Pennsylvania warns of ‘significant’ increase in Hepatitis A cases


Pennsylvania is reporting a significant increase in Hepatitis A cases.

Health Secretary Dr. Rachel Levine said 91 cases have been reported so far this year. Pennsylvania typically has 40-60 cases per year.

Levine says there is increased concern for the disease spreading to other people across the state, particularly within the homeless, men who have sex with men, and people who use injection and non-injection drugs.

The Health Department says several other states have been experiencing large, ongoing Hepatitis A outbreaks, including neighboring states Ohio and West Virginia.

“The increase in cases highlights the importance of having a primary care physician who you can speak to if you have concerns over your health,” Levine said. “Hepatitis A is a highly contagious infection that can be very serious. A conversation with your physician will help determine if you should receive a Hepatitis A vaccine.”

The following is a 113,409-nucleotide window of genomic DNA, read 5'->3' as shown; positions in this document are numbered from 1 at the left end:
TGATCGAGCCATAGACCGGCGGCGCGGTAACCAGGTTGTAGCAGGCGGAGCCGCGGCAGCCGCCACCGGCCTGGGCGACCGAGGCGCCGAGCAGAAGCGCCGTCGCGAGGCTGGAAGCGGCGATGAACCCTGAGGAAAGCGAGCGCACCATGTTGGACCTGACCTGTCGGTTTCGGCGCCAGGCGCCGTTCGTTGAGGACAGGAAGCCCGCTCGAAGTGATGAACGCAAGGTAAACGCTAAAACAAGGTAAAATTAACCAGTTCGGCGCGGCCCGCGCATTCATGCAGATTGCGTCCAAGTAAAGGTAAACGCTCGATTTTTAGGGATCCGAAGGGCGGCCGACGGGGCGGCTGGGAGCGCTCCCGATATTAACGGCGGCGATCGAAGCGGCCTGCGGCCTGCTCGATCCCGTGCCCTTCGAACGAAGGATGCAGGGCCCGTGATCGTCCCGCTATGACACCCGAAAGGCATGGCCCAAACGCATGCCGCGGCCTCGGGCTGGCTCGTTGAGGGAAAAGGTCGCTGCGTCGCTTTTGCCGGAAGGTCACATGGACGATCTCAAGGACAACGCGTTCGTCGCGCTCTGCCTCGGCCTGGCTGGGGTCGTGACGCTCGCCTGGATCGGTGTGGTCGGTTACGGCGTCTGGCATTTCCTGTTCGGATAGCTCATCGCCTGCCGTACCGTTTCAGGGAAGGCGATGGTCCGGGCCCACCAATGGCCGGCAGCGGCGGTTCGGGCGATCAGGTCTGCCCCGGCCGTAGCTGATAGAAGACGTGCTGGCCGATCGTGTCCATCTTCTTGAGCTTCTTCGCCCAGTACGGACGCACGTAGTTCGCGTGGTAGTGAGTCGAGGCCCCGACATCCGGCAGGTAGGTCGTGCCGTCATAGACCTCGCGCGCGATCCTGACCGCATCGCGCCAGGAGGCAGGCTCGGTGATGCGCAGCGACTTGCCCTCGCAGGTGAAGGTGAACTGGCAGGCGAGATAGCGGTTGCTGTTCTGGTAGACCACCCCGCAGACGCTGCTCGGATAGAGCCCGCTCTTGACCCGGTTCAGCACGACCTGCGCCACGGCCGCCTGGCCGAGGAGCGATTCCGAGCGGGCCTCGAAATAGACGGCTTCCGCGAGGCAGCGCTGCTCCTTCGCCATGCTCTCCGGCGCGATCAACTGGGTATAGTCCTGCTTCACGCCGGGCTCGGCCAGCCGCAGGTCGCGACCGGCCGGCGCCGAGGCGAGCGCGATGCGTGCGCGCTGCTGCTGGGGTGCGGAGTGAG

The Health Department says Hepatitis A is a highly contagious liver infection that ranges in severity from a mild infection lasting a few weeks to a severe disease that lasts for months.

The infection typically spreads when the virus is ingested from objects, food or drinks contaminated by small, undetectable amounts of stool from an infected person. Hepatitis A can also spread from close personal contact with an infected person, such as through sex or caring for someone who is ill.

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